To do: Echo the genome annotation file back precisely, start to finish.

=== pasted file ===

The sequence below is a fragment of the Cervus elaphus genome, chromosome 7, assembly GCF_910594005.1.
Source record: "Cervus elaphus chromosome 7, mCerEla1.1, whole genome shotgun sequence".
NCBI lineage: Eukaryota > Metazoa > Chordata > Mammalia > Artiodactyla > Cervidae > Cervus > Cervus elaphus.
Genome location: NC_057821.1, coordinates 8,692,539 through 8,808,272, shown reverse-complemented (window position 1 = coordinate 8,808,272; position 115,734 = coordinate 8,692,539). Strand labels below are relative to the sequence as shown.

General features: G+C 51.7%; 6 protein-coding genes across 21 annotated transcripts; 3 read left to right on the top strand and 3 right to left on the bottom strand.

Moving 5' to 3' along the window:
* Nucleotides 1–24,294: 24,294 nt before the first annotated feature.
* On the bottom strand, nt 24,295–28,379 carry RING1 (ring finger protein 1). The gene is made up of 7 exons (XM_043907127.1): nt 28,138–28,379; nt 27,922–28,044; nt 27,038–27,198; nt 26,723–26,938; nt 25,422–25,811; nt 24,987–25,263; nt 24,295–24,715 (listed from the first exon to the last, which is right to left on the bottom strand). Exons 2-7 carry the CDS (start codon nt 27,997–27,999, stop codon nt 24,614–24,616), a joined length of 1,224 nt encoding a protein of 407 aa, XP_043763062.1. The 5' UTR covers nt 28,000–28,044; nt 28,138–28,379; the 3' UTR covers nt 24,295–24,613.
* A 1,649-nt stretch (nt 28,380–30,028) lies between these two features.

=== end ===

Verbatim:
The sequence below is a fragment of the Cervus elaphus genome, chromosome 7, assembly GCF_910594005.1.
Source record: "Cervus elaphus chromosome 7, mCerEla1.1, whole genome shotgun sequence".
NCBI lineage: Eukaryota > Metazoa > Chordata > Mammalia > Artiodactyla > Cervidae > Cervus > Cervus elaphus.
Genome location: NC_057821.1, coordinates 8,692,539 through 8,808,272, shown reverse-complemented (window position 1 = coordinate 8,808,272; position 115,734 = coordinate 8,692,539). Strand labels below are relative to the sequence as shown.

General features: G+C 51.7%; 6 protein-coding genes across 21 annotated transcripts; 3 read left to right on the top strand and 3 right to left on the bottom strand.

Moving 5' to 3' along the window:
* Nucleotides 1–24,294: 24,294 nt before the first annotated feature.
* On the bottom strand, nt 24,295–28,379 carry RING1 (ring finger protein 1). The gene is made up of 7 exons (XM_043907127.1): nt 28,138–28,379; nt 27,922–28,044; nt 27,038–27,198; nt 26,723–26,938; nt 25,422–25,811; nt 24,987–25,263; nt 24,295–24,715 (listed from the first exon to the last, which is right to left on the bottom strand). Exons 2-7 carry the CDS (start codon nt 27,997–27,999, stop codon nt 24,614–24,616), a joined length of 1,224 nt encoding a protein of 407 aa, XP_043763062.1. The 5' UTR covers nt 28,000–28,044; nt 28,138–28,379; the 3' UTR covers nt 24,295–24,613.
* A 1,649-nt stretch (nt 28,380–30,028) lies between these two features.